My current favorite channel on cable TV is HGTV—Home and Garden TV. Not because I’m building a home, or planning to build one, or planning a renovation.
Neither am I the type to continually obsess over the appearance of my surroundings. As I often joke, leave an item on a table top in my home and it’ll stay there for the next 10 years. I’m a firm believer in the “sleeping dogs” philosophy of house décor, as in “let sleeping dogs lie.”
No, I watch HGTV and when I’m home working it plays on a continuous loop practically 24/7, because I love watching transformations. The reason I can spend hours watching home renovation shows is that I love beholding footage showing the contrast between what the room, house, garage or garden looked like before the renovations, and what the renovated, reconstructed, redecorated space looks like after the experts have done their magic.
I enjoy watching the expressions of awe, disbelief and elation playing across the landscape of faces of the homeowners when they finally behold the finished product. With them I share their marvel at the handiwork of the folk brought in to transform their spaces. I may even let out a “wow!” or an “unbelievable!” from time to time. My own personal fantasy these days is to come upon enough money to invite a decorator to see what he/she could do with my ramshackle, over-30-year-old home, to conjure up extra closet space, a bigger kitchen, a terrace and garden in the small lot where our house stands, now steadily falling down on its foundations.
Transformation. Amazing how a touch of color here, an accessory there; a new couch or newly-configured closet could change a room from blah to beautiful, from merely serviceable to spectacular.
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AND that is why I love today’s feast, too.
Strictly speaking, there should be no difference between today and yesterday. Save perhaps for turning to a new page in our calendars. Nay, throwing away the old, used calendar we used for the old, used year, and hanging up in its place the new, shiny calendar, still empty of appointments and events, still holding out the promise of a year filled with possibilities.
So much can happen in a year. A child could be conceived and be born and transform a family. A relationship could lead to the altar, creating a new family entirely. A beloved could leave or pass away, leaving a void that seems difficult if not impossible to fill but which will, in the march of time, soon be filled with new good memories and resolve to move on.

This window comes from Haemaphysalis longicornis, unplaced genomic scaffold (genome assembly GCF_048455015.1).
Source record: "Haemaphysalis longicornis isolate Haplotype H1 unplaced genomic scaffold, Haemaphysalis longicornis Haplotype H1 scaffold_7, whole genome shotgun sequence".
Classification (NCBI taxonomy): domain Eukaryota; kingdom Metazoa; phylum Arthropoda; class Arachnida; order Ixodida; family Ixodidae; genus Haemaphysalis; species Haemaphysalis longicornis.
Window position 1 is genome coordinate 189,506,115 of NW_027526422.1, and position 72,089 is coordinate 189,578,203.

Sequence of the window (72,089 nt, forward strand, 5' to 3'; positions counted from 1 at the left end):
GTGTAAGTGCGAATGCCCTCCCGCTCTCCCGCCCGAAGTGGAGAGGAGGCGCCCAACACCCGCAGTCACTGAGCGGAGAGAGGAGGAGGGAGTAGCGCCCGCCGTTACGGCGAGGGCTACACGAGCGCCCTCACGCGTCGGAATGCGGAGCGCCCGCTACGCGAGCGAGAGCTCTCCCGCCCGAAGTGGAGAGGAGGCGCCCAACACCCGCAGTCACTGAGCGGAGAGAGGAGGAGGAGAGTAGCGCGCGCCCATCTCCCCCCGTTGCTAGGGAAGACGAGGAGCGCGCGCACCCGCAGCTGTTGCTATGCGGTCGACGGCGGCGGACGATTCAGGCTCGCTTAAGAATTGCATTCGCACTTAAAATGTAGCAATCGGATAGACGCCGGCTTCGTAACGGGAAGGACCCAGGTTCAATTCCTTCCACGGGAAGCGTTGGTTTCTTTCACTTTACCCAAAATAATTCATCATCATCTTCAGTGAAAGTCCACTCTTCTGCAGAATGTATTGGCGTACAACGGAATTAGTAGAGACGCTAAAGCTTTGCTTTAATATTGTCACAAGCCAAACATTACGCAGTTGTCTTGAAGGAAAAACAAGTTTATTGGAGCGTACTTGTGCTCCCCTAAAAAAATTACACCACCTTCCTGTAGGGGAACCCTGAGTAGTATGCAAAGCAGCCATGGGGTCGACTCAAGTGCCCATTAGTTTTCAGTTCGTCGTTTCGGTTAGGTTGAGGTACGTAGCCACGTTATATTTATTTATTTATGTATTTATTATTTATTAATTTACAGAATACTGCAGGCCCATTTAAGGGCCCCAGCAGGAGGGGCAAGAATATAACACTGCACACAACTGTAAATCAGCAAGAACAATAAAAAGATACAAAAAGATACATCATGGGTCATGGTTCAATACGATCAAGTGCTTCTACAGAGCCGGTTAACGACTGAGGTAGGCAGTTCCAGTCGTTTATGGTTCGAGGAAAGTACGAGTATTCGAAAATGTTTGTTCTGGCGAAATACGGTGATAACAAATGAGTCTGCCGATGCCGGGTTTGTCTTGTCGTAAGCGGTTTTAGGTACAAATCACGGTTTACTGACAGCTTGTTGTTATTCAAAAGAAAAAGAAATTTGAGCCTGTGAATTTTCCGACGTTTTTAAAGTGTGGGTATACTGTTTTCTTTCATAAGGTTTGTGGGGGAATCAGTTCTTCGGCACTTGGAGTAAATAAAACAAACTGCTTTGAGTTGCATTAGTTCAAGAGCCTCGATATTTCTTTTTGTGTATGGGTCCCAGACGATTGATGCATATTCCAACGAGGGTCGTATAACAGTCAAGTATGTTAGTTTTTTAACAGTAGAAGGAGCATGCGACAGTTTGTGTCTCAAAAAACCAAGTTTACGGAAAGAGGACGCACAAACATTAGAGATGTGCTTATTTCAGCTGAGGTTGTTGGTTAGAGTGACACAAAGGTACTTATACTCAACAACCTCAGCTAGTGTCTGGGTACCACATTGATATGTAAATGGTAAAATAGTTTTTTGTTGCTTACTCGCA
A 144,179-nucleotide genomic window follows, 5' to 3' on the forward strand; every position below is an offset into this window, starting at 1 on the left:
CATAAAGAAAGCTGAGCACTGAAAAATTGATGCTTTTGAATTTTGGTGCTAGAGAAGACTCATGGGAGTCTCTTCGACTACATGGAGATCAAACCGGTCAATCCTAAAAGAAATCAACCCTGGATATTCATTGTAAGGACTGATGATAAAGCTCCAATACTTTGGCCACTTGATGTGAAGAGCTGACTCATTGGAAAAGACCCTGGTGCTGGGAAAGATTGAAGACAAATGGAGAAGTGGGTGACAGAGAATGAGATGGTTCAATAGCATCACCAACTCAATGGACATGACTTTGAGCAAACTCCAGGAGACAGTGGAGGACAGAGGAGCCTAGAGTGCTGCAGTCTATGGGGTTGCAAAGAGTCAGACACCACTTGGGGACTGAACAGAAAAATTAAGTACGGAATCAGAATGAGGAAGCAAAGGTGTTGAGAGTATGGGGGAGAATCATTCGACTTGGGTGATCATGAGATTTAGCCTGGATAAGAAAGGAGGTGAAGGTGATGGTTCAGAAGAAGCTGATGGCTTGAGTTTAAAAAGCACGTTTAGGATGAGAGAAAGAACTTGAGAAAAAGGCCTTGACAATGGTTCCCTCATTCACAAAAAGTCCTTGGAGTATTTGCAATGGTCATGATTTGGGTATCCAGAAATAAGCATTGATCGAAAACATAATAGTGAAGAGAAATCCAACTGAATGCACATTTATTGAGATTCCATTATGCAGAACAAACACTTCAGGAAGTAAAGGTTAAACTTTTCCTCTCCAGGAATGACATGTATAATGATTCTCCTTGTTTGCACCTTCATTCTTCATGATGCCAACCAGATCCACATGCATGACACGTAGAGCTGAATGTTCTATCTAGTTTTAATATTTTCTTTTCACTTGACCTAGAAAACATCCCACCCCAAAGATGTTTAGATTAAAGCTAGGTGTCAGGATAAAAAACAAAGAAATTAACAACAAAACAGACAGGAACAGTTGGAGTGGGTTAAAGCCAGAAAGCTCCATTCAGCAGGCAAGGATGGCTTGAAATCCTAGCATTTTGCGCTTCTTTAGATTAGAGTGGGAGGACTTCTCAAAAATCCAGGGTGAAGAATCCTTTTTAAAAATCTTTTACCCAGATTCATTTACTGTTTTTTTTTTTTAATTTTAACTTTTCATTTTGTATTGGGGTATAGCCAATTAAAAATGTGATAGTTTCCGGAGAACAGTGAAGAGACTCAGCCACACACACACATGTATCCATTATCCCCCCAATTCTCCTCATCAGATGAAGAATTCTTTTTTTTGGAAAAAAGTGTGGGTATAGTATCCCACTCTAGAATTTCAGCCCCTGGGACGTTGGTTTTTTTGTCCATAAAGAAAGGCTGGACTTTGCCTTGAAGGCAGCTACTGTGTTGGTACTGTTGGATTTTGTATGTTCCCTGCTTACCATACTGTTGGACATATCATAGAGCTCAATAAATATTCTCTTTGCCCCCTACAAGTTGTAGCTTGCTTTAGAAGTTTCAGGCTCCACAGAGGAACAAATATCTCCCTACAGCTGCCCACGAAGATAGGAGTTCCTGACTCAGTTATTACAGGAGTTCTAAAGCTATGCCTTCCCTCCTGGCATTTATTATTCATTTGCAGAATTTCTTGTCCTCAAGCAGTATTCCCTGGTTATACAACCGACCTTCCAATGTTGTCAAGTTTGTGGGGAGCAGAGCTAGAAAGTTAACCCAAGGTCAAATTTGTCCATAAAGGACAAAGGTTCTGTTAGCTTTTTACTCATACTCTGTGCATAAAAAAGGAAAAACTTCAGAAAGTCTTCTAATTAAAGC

New Year’s Day is scary, too. Not just because the drive home from wherever we had been celebrating is fraught with risk from firecrackers, burning tires and stray bullets. But also because the unknown is always frightful to contemplate. For what awaits us is not just joyful surprise or life-changing experiences; but also heartbreak and loss, failure or frustration.
We stand on the cusp of a new year, awaiting 365 (is it now 364?) new days whose gifts or threats we don’t yet know, even if we do know we will somehow have to survive them.
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AND as every Filipino knows, we await a transformation, too this year, as we hold elections for a new set of officials to lead the nation, from Malacañang to every level of governance and public life—Senate, congressional district, province, city, and town.
Already, the cacophony from competing claims for fitness for office, the angry exchange of accusations and denunciations, the self-serving statements of readiness to serve and compassion for the downtrodden is steadily growing to nauseating levels.
How do we discern the genuine from the posturing? How do we tell what is shoveled out for purposes of charming the electorate, and what comes truly from the heart, from the core of the speaker’s being?
Wiser minds have tried to counsel us, serving up guidelines for making our choices, for things we should be on the lookout for, for telling signs and deadly giveaways. But nothing can beat a mind attuned to the truth, smelling out bullsh-t when this is ladled out, but also open to the sound of sincerity. Each of us voting in May needs the gifts of judgment and judiciousness, the ability to set aside our personal values—is the candidate good-looking? a smooth speaker? a natty dresser?—in favor of what will be good for the nation, not just for today but for at least the next six years.
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AND so we will experience the next 24 hours—perhaps in the fog of a hangover, certainly still reeling from lack of sleep and overindulging during the midnight feast. The first day of 2016 will be spent recovering from the intense revelry not just of the night before but of the season that preceded it, as we staggered from one holiday celebration to the next.
There will be no single moment to tell us that our world, our life, has been transformed. There will be no door opening or curtain parting to reveal the old, shop-worn room suddenly sporting a new look and brighter outlook.
Maybe we will recognize the shock of the new only when it is already old, when we look back, as we are doing now, and realize that indeed something shifted, unfelt perhaps but certainly tectonic, in the foundations of the life we knew.
The new always comes with the uncomfortable sense of the unfamiliar, of us becoming unmoored from our zones of safety and comfort. But it also augurs adventure and daring, surprise and suspense. May we have these in spades as each of us commences our new, transformed life.
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